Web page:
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This Week's Recommendations

As A Friend

Forest Gander

As a Friend by Forest Gander

Fierce and profound, this elegiac novelan unsettling love story told in four parts is a stunner.  From the very first page, you know that you’re in the hands of a remarkable, intense, insightful writer who works magic with language.  Not surprising that he is an award-winning American poet. 

“A restlessly experimental writer.”—Robert Hass

~Mary

Case Histories

Kate Atkinson

Case Histories by Kate Atkinson

Is it a mystery?  Is it a literary novel?  Is it a terrific read?  All of the above!  Highly recommended.  This is a can’t put down page turner.  (FS)

The Interrogative Mood: A Novel?

Padgett Powell

The Interrogative Mood: A Novel? By Padgett Powell

Looking for a good read?  How about Padgett Powell’s new book, which consists entirely of questions?  Does that sound too strange or perhaps gimmicky?  What if I told you it was humane, funny and wise?  Would you at least pick it up and page through it?  Could you perhaps take it home with you?  Might you enjoy it?  (MI)

Housekeeping

Marilynne Robison

Housekeeping by Marilynne Robinson

This beautiful novel is reminiscent of Keats in atmosphere and poetic lyricism, Slow down and pay attention to the breathtakingly beautiful language in Marilynne Robinson’s extraordinary novel of loss and survival. (MMF)

The Glover's Mistake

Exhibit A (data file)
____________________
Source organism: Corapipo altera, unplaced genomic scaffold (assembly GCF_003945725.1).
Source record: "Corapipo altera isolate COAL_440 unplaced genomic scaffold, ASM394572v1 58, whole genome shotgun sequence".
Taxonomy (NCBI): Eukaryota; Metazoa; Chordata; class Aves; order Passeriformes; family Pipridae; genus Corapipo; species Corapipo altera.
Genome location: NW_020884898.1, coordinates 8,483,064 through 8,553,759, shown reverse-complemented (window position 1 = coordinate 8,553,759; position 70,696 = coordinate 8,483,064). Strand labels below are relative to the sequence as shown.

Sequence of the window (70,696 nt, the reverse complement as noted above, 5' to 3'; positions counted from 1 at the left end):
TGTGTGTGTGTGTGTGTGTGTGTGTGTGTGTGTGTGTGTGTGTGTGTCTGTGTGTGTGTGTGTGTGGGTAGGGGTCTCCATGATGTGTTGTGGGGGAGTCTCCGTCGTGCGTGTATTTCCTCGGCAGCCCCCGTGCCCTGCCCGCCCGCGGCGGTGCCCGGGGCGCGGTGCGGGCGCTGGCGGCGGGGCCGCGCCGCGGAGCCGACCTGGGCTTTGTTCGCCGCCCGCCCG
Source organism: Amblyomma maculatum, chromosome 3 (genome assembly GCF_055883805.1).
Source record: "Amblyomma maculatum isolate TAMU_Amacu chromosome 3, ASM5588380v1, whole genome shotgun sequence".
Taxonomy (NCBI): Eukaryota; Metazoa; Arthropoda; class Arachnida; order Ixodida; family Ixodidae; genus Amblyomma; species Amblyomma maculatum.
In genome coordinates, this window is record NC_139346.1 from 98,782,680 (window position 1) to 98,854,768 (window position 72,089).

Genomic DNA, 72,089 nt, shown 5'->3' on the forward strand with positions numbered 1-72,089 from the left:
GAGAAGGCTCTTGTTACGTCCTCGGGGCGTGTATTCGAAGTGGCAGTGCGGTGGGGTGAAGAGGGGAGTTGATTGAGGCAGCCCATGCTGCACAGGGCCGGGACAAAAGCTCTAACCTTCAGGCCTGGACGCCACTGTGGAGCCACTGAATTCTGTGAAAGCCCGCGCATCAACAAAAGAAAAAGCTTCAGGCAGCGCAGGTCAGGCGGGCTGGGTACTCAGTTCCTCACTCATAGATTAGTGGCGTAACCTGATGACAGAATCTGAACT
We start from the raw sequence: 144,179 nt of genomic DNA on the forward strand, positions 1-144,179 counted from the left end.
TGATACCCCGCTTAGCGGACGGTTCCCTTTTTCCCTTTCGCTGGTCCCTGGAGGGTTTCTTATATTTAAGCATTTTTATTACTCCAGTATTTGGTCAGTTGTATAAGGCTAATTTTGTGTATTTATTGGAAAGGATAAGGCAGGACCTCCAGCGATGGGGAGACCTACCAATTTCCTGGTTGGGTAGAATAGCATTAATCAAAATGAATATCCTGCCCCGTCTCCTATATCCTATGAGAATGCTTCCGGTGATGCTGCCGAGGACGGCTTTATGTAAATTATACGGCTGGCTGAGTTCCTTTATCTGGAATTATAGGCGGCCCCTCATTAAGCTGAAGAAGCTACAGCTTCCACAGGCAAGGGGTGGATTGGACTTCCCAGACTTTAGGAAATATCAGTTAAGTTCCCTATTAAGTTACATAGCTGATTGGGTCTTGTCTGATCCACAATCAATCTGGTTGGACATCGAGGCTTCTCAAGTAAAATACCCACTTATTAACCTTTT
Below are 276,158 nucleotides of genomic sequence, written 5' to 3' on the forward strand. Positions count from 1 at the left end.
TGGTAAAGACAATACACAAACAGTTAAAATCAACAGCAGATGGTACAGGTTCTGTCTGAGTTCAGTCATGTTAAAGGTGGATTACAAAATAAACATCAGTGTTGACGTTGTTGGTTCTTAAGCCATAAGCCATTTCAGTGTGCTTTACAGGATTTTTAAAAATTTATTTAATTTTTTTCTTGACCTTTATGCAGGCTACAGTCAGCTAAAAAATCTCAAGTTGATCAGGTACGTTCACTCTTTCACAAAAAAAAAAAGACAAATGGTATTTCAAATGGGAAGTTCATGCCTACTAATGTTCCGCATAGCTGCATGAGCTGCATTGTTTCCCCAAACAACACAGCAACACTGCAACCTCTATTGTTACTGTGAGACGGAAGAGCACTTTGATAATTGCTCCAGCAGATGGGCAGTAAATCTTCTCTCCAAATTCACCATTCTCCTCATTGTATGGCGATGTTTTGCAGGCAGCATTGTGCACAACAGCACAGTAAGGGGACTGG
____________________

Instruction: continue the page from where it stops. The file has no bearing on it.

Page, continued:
Nick Laird

Glover’s Mistake by Nick Laird

Across the Endless River

Thad Carhart

Across the Endless River by Thad Carhart

A brilliantly imagined and gracefully written life of Sacagawea’s son—born on the Lewis & Clark Expedition, raised in St. Louis, presented at the courts of Europe—by the bestselling author of The Piano Shop on the Left Bank.  Don’t miss this quintessential American story!  (MA)

The Swan

Jim Cohee

Swan by Jim Cohee

A perfect jewel of a novella centering on a sensitive, imaginative ten-year-old who has gone mute following the death of his sister, set in the '50s Indiana.

Microfictions

Ana Maria Shua

Microfictions by Ana Maria Shua

The literary equivalent of Tapas – an assortment of small servings that are just as satisfying (if not more so) than a single big thing. Whether you read it straight through, follow the thematic groupings (“monsters,” “magic,” “men & women,” etc…), or explore at random, this is a wonderful book. (MI).

Nobody Move

Denis Johnson

Nobody Move by Denis Johnson

Want to know what the low life are up to in Bakersfield? Read Denis Johnson’s Nobody Move, which sets a new gritty bar for noir novels a la Raymond Chandler. Hard-boiled characters caught up in a tangle of money, betrayal, alienation, sex, and revenge. (MMF)

Here

Wislawa Szymborska

Here by Wislawa Szymborska